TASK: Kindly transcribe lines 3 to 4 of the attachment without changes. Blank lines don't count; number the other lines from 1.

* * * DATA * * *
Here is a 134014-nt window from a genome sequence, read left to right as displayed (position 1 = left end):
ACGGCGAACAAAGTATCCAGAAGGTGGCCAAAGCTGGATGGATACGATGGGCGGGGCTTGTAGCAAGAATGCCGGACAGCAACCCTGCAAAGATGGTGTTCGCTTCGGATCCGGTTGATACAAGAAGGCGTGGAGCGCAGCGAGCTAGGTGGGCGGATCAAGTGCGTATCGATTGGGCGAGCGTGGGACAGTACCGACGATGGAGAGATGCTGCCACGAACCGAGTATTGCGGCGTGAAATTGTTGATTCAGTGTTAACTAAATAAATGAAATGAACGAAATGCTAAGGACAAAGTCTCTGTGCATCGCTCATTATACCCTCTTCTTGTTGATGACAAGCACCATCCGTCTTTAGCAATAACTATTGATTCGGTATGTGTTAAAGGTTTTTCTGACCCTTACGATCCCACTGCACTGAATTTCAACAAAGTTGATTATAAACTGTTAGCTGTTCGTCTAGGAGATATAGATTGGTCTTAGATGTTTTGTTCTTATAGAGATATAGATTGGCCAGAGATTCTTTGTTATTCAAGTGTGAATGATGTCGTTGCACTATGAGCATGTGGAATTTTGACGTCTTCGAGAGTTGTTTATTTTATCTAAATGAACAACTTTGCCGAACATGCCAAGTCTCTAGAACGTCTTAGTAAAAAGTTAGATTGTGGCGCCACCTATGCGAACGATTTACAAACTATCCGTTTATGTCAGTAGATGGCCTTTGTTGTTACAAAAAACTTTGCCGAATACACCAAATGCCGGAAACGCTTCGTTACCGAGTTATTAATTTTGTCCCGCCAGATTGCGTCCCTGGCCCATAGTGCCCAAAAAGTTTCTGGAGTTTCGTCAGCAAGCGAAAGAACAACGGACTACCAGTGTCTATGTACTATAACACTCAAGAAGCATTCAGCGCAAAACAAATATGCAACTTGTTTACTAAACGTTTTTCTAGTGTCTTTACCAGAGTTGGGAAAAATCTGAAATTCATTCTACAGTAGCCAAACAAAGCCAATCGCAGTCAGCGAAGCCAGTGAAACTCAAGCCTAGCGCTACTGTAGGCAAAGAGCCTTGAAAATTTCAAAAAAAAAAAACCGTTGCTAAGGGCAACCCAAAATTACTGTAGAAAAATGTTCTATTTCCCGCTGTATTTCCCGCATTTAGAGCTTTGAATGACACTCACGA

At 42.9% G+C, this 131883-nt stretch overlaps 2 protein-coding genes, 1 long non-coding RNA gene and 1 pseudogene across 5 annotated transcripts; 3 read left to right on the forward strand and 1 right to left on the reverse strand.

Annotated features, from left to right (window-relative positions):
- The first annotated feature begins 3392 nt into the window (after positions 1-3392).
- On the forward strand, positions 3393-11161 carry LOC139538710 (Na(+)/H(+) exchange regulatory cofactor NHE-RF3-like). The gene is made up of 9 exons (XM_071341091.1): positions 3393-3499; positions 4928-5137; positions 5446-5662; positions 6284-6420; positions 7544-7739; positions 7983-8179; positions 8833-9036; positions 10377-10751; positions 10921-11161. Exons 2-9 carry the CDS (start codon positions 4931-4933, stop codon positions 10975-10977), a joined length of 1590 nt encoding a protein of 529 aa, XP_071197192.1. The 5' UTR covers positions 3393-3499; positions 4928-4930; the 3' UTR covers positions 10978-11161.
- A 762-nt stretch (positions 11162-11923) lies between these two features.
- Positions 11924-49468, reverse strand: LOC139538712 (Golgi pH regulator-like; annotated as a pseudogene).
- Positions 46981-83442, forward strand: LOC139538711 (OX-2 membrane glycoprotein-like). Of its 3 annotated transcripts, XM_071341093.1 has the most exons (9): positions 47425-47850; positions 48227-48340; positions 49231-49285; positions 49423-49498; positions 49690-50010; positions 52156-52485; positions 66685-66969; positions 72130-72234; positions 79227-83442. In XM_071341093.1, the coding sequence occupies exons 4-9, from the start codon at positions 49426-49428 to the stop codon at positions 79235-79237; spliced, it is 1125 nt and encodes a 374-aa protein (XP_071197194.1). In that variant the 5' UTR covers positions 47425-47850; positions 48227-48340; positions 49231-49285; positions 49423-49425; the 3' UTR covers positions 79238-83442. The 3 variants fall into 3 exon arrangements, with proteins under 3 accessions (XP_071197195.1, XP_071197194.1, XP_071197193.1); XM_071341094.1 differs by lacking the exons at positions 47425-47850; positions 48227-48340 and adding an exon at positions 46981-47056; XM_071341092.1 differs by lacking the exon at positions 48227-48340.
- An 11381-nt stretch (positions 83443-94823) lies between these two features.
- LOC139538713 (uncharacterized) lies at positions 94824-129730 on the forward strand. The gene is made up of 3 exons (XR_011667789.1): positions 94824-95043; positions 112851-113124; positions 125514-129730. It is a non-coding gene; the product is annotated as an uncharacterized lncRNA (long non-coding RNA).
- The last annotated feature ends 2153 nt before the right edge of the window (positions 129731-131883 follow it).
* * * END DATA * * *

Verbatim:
At 42.9% G+C, this 131883-nt stretch overlaps 2 protein-coding genes, 1 long non-coding RNA gene and 1 pseudogene across 5 annotated transcripts; 3 read left to right on the forward strand and 1 right to left on the reverse strand.

Annotated features, from left to right (window-relative positions):